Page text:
This Parish Summary is an overview of the large amount of information held for the parish, and only selected examples of sites and finds in each period are given. It has been beyond the scope of the project to carry out detailed research into the historical background, documents, maps or other sources, but we hope that the Parish Summaries will encourage users to refer to the detailed records, and to consult the bibliographical sources referred to below. Feedback and any corrections are welcomed by email to firstname.lastname@example.org
Colney is a small parish on the western outskirts of Norwich. It is located southeast of Bawburgh and northwest of Cringleford. The village is listed in the Domesday Book and the name is Old English for ‘island, or dry ground within a marsh, belonging to a man called Cola’. The parish contains Norfolk and Norwich Hospital, Norwich Research Park and part of the University of East Anglia. The presence of these modern developments has led to some extensive archaeological work in the area allowing us to understand the development of use of the landscape of the parish.
Bronze Age burial urn excavated in Colney in 1799.
There is extensive evidence for prehistoric activity in the area dating from the Mesolithic period. At several sites Mesolithic blades and flakes (NHER 11639 and 35739) have been recovered but the most intensive period of activity was in the Neolithic. Excavations have revealed several Neolithic flint production sites (NHER 9332, 24017 and 28277) and a buried Neolithic occupation layer. The prehistoric sites are not only related to production however, as several Bronze Age barrows (NHER 9335, 9336, 31871, 36401 and 36402) and a Neolithic or Bronze Age henge type monument (NHER 36402) has also been identified from aerial photographs. One of the Bronze Age barrows (NHER 9335 and 9336) was excavated in 1799. Activity in the parish continued into the later prehistoric period and Iron Age ditches and pits (NHER 31871) were excavated on one site. Iron Age pottery (NHER 28277) and an Iron Age brooch and coin (NHER 24833) have also been found. These show that the area was a very important focus of activity throughout the prehistoric period.
There is considerably less evidence for Roman activity, although several scatters of Roman pottery (NHER 28277, 29058 and 35739), Roman coins (NHER 9338, 15459 and 18497) and individual Roman brooches (NHER 21949 and 29088) have been recorded. Roman ditches, gullies and pits (NHER 9332) were found close to the Research Park, but it is unclear whether these are related to settlement or some other type of activity.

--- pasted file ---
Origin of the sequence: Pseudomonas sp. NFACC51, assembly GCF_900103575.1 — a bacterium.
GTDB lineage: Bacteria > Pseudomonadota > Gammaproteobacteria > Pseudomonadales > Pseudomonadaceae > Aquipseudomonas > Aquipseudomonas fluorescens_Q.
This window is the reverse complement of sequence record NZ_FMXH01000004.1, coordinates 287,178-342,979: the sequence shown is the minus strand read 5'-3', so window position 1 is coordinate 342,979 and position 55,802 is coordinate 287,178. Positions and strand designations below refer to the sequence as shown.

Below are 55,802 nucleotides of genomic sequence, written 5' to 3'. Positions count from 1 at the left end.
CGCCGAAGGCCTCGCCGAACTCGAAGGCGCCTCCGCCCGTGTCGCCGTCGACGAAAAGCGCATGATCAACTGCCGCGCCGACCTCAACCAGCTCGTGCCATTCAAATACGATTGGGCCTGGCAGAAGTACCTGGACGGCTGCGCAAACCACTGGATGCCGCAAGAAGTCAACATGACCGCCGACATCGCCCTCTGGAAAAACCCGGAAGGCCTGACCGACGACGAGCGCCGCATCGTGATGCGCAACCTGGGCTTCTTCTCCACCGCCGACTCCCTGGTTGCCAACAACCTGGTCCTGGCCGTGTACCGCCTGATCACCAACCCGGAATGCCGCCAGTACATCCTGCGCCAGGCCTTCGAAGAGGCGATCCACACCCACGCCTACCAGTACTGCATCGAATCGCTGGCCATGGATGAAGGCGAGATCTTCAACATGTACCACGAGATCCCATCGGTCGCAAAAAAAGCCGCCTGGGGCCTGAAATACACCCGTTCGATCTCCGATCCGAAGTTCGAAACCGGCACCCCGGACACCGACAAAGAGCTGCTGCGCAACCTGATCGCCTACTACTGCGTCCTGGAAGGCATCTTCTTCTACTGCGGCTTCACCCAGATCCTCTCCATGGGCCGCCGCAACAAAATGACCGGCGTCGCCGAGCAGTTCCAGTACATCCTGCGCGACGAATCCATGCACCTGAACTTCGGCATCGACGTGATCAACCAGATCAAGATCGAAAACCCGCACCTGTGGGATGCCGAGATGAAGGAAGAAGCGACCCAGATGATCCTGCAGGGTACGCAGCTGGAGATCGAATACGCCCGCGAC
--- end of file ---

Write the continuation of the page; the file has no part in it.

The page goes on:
St Andrew's Church, Colney. (© NCC)
There is more evidence for activity in the Saxon period. This seems to be concentrated in the north of the parish. St Andrew’s church (NHER 9339
) has a round Saxon tower and is dated to 1050 to 1100. Finds of Early Saxon brooches (NHER 19139
) just to the west of here suggest that Early Saxon cremations and burials took place here. Other Late Saxon finds including a Late Saxon coin (NHER 20194
) and a Late Saxon brooch (NHER 20860
) may be more indicative of occupation but no clear site for settlement can be identified.
The "warning to drivers" at St Andrew's Church, Colney. (© F. Klykken.)
There is more clear evidence for medieval and post medieval occupation centred around the church. Excavations in advance of the southern bypass development recorded a medieval wall and pit (NHER 9341
). Medieval pottery (NHER 9397
) has also been recovered from a variety of sites. These and metal finds including a silvered medieval strap end (NHER 20860
), medieval buckle (NHER 20859
) and part of a medieval copper alloy vessel (NHER 9340
) have probably been spread around the parish by manuring during this period.
There are several post medieval buildings within the parish. Colney Hall (NHER 9415) was built in 1767 and an elaborate park (NHER 30499) was planted around it. A post medieval silver vervel (NHER 24833) found here may have been lost during hunting with a hawk. Part of the park is now used as a woodland cemetery. The Old Rectory (NHER 9420) and Old Hall (NHER 11623) are also post medieval in origin. Another post medieval building may have stood where a post medieval wall (NHER 9344) was excavated on the site of the bypass. The frequent finds of post medieval pottery (NHER 14280 and 9332) are probably related to agricultural practices and there are also the remains of a post medieval clay pit (NHER 9407).
Megan Dennis (NLA), 15th September 2005.
Brown, P. (ed.), 1984. Domesday Book, 33 Norfolk, Part I and Part II (Chichester, Philimore)
Mills, A.D., 1998. Dictionary of English Place Names (Oxford, Oxford University Press)
Rye, J., 2000. A Popular Guide to Norfolk Place-names (Dereham,The Larks Press)